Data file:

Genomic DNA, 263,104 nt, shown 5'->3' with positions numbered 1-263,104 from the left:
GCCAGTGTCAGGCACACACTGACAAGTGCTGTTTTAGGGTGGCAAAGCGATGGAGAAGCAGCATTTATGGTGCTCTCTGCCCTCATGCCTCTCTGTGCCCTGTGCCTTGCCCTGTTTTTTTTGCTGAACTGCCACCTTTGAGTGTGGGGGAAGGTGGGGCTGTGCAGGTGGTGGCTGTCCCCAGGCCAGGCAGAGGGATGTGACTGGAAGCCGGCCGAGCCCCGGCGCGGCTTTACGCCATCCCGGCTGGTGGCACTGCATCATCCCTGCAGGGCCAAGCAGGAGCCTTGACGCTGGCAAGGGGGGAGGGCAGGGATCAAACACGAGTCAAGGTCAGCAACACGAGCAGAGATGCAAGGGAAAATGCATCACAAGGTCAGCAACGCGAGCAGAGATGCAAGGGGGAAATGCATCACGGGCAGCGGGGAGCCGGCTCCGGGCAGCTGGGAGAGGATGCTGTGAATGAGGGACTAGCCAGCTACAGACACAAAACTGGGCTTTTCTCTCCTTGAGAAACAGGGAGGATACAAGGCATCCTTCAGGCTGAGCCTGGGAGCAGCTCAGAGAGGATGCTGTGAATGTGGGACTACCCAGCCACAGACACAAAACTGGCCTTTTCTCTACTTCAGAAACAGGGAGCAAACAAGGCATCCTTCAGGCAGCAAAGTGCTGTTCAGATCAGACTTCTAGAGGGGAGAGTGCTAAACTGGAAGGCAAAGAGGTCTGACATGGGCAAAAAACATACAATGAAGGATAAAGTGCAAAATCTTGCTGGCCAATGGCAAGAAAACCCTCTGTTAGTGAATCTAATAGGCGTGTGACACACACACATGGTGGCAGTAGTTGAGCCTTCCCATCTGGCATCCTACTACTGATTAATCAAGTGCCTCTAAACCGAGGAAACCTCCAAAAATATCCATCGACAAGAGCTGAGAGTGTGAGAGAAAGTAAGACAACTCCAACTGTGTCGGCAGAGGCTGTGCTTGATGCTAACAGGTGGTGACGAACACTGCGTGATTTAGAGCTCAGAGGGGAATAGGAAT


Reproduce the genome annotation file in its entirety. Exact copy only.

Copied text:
Genomic DNA, 263,104 nt, shown 5'->3' with positions numbered 1-263,104 from the left:
GCCAGTGTCAGGCACACACTGACAAGTGCTGTTTTAGGGTGGCAAAGCGATGGAGAAGCAGCATTTATGGTGCTCTCTGCCCTCATGCCTCTCTGTGCCCTGTGCCTTGCCCTGTTTTTTTTGCTGAACTGCCACCTTTGAGTGTGGGGGAAGGTGGGGCTGTGCAGGTGGTGGCTGTCCCCAGGCCAGGCAGAGGGATGTGACTGGAAGCCGGCCGAGCCCCGGCGCGGCTTTACGCCATCCCGGCTGGTGGCACTGCATCATCCCTGCAGGGCCAAGCAGGAGCCTTGACGCTGGCAAGGGGGGAGGGCAGGGATCAAACACGAGTCAAGGTCAGCAACACGAGCAGAGATGCAAGGGAAAATGCATCACAAGGTCAGCAACGCGAGCAGAGATGCAAGGGGGAAATGCATCACGGGCAGCGGGGAGCCGGCTCCGGGCAGCTGGGAGAGGATGCTGTGAATGAGGGACTAGCCAGCTACAGACACAAAACTGGGCTTTTCTCTCCTTGAGAAACAGGGAGGATACAAGGCATCCTTCAGGCTGAGCCTGGGAGCAGCTCAGAGAGGATGCTGTGAATGTGGGACTACCCAGCCACAGACACAAAACTGGCCTTTTCTCTACTTCAGAAACAGGGAGCAAACAAGGCATCCTTCAGGCAGCAAAGTGCTGTTCAGATCAGACTTCTAGAGGGGAGAGTGCTAAACTGGAAGGCAAAGAGGTCTGACATGGGCAAAAAACATACAATGAAGGATAAAGTGCAAAATCTTGCTGGCCAATGGCAAGAAAACCCTCTGTTAGTGAATCTAATAGGCGTGTGACACACACACATGGTGGCAGTAGTTGAGCCTTCCCATCTGGCATCCTACTACTGATTAATCAAGTGCCTCTAAACCGAGGAAACCTCCAAAAATATCCATCGACAAGAGCTGAGAGTGTGAGAGAAAGTAAGACAACTCCAACTGTGTCGGCAGAGGCTGTGCTTGATGCTAACAGGTGGTGACGAACACTGCGTGATTTAGAGCTCAGAGGGGAATAGGAAT